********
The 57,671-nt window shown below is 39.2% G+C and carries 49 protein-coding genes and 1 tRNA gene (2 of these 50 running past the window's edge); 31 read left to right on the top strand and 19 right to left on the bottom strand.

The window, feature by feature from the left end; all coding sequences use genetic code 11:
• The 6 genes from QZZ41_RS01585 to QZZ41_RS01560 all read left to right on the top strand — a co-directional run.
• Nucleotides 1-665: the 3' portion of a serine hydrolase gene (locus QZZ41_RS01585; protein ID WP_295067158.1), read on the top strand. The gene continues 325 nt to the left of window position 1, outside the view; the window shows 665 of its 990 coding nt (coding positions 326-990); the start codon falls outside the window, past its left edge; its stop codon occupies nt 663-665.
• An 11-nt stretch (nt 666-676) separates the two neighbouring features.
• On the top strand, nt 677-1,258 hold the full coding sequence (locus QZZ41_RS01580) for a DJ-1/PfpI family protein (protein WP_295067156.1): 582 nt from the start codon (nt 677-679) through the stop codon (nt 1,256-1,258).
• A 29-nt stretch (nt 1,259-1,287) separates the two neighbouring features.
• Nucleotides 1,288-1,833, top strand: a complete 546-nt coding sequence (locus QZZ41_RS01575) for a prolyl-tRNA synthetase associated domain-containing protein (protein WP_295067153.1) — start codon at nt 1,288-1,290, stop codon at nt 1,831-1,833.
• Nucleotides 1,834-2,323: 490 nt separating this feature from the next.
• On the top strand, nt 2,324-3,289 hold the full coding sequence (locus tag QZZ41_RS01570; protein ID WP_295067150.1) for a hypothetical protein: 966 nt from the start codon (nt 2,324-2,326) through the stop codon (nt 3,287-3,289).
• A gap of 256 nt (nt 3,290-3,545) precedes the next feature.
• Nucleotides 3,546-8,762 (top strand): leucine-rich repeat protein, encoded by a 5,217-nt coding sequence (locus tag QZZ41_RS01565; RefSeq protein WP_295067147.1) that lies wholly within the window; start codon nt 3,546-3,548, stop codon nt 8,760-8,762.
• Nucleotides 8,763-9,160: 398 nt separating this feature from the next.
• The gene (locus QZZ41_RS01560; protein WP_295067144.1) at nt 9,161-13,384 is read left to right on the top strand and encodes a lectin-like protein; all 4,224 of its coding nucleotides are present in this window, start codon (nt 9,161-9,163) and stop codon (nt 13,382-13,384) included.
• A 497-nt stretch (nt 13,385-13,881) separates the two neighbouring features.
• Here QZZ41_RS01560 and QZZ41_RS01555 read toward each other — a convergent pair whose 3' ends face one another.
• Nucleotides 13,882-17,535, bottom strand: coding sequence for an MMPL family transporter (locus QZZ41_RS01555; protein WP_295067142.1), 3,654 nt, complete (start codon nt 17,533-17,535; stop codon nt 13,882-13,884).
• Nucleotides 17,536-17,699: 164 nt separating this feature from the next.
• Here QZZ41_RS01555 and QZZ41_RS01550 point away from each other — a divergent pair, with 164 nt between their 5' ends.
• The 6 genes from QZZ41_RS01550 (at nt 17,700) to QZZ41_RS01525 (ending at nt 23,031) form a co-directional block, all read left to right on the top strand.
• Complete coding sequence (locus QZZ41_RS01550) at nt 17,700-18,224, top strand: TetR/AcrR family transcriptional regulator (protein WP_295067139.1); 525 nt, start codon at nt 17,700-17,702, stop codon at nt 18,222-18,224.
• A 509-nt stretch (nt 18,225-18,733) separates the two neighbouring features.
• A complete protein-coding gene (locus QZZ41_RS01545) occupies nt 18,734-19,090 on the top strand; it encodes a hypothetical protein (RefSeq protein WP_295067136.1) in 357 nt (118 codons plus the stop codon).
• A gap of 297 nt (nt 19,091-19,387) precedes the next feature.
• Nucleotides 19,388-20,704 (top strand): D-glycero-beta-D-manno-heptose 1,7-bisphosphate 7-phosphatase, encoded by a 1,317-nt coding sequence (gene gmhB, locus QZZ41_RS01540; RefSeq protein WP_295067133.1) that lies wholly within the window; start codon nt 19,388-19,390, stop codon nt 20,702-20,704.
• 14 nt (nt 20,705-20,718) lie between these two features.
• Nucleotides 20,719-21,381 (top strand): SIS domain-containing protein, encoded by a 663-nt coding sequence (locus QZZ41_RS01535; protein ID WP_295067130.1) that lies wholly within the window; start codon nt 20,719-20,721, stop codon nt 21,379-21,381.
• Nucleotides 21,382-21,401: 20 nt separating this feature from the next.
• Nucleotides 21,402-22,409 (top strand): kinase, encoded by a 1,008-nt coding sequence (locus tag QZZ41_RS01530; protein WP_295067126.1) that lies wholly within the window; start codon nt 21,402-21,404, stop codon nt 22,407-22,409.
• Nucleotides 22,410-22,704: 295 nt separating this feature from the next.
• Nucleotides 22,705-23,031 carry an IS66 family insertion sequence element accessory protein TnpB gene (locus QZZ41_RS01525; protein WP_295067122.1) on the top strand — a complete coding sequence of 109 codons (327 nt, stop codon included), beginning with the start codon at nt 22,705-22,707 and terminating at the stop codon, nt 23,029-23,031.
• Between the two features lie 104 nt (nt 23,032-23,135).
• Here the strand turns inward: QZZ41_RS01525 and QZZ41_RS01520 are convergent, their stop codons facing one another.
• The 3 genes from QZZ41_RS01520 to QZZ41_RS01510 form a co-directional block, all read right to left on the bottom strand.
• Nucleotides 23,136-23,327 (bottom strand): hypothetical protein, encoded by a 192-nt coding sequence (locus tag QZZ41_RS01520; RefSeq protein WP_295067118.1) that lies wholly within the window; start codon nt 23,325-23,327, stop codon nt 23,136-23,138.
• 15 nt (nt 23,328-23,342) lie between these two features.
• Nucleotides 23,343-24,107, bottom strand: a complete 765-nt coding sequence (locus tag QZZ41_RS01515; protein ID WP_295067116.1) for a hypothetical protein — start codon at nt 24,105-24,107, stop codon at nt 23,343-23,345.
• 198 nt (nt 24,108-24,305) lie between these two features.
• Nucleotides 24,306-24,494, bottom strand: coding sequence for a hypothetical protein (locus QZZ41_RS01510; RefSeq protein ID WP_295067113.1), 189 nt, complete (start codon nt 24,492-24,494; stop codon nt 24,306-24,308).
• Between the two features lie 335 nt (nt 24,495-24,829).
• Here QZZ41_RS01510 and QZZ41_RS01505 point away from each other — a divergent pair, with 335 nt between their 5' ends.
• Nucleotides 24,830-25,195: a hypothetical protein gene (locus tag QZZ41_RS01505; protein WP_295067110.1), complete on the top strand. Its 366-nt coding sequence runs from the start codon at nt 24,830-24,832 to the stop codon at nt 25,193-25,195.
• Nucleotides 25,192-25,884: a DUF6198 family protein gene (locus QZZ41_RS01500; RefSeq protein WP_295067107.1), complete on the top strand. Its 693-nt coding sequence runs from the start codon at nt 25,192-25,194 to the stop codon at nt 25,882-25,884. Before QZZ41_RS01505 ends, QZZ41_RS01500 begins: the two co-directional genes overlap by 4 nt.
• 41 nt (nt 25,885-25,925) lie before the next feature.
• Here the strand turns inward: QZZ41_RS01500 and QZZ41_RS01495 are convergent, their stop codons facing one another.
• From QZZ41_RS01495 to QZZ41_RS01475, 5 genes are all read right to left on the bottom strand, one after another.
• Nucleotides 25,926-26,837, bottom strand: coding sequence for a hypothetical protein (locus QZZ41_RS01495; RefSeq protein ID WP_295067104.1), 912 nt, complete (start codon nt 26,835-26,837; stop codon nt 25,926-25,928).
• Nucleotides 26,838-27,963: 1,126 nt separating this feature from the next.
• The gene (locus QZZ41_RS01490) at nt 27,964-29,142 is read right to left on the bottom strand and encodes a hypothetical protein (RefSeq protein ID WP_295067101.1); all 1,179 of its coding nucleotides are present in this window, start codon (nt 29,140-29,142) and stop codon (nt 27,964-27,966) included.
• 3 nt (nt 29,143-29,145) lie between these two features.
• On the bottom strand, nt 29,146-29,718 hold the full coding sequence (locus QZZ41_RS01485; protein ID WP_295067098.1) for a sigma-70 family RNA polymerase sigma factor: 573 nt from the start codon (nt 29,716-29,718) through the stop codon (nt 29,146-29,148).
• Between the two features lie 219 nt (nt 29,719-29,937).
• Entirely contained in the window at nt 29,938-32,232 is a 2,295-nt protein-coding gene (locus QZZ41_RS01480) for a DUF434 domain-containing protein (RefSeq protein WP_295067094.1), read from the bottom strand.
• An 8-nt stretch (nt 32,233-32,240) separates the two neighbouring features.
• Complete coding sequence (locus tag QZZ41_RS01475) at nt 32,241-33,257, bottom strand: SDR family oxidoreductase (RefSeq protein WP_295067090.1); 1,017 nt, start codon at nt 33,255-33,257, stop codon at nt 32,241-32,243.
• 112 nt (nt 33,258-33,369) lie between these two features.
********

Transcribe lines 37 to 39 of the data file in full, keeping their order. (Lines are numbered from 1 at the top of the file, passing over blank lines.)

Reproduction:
• Nucleotides 23,343-24,107, bottom strand: a complete 765-nt coding sequence (locus tag QZZ41_RS01515; protein ID WP_295067116.1) for a hypothetical protein — start codon at nt 24,105-24,107, stop codon at nt 23,343-23,345.
• 198 nt (nt 24,108-24,305) lie between these two features.
• Nucleotides 24,306-24,494, bottom strand: coding sequence for a hypothetical protein (locus QZZ41_RS01510; RefSeq protein ID WP_295067113.1), 189 nt, complete (start codon nt 24,492-24,494; stop codon nt 24,306-24,308).